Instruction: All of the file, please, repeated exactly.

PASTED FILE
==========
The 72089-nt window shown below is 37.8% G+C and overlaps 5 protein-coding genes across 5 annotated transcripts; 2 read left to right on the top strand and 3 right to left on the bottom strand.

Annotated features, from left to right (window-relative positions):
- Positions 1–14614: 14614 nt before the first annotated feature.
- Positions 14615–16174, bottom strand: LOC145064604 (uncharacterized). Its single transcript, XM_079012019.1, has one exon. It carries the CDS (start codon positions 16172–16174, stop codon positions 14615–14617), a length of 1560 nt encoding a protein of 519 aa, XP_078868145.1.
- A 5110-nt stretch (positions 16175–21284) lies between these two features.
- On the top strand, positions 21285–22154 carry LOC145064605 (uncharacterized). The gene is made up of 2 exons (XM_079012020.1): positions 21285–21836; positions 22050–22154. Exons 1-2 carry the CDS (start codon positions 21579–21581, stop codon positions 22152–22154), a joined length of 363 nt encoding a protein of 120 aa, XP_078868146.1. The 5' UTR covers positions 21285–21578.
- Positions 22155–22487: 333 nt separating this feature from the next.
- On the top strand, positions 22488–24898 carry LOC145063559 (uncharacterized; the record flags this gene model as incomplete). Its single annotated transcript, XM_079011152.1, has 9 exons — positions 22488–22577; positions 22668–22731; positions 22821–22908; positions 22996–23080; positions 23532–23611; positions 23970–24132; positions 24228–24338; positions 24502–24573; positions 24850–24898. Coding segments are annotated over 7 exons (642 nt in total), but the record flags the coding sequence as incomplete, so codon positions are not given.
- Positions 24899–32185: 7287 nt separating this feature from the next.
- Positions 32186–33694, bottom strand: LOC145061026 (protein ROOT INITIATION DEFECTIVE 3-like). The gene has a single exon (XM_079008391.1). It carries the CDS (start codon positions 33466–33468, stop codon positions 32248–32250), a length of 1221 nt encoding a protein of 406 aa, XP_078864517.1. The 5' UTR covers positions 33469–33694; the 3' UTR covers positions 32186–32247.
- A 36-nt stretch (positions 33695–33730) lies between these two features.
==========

The 72089-nt window shown below is 37.8% G+C and overlaps 5 protein-coding genes across 5 annotated transcripts; 2 read left to right on the top strand and 3 right to left on the bottom strand.

Annotated features, from left to right (window-relative positions):
- Positions 1–14614: 14614 nt before the first annotated feature.
- Positions 14615–16174, bottom strand: LOC145064604 (uncharacterized). Its single transcript, XM_079012019.1, has one exon. It carries the CDS (start codon positions 16172–16174, stop codon positions 14615–14617), a length of 1560 nt encoding a protein of 519 aa, XP_078868145.1.
- A 5110-nt stretch (positions 16175–21284) lies between these two features.
- On the top strand, positions 21285–22154 carry LOC145064605 (uncharacterized). The gene is made up of 2 exons (XM_079012020.1): positions 21285–21836; positions 22050–22154. Exons 1-2 carry the CDS (start codon positions 21579–21581, stop codon positions 22152–22154), a joined length of 363 nt encoding a protein of 120 aa, XP_078868146.1. The 5' UTR covers positions 21285–21578.
- Positions 22155–22487: 333 nt separating this feature from the next.
- On the top strand, positions 22488–24898 carry LOC145063559 (uncharacterized; the record flags this gene model as incomplete). Its single annotated transcript, XM_079011152.1, has 9 exons — positions 22488–22577; positions 22668–22731; positions 22821–22908; positions 22996–23080; positions 23532–23611; positions 23970–24132; positions 24228–24338; positions 24502–24573; positions 24850–24898. Coding segments are annotated over 7 exons (642 nt in total), but the record flags the coding sequence as incomplete, so codon positions are not given.
- Positions 24899–32185: 7287 nt separating this feature from the next.
- Positions 32186–33694, bottom strand: LOC145061026 (protein ROOT INITIATION DEFECTIVE 3-like). The gene has a single exon (XM_079008391.1). It carries the CDS (start codon positions 33466–33468, stop codon positions 32248–32250), a length of 1221 nt encoding a protein of 406 aa, XP_078864517.1. The 5' UTR covers positions 33469–33694; the 3' UTR covers positions 32186–32247.
- A 36-nt stretch (positions 33695–33730) lies between these two features.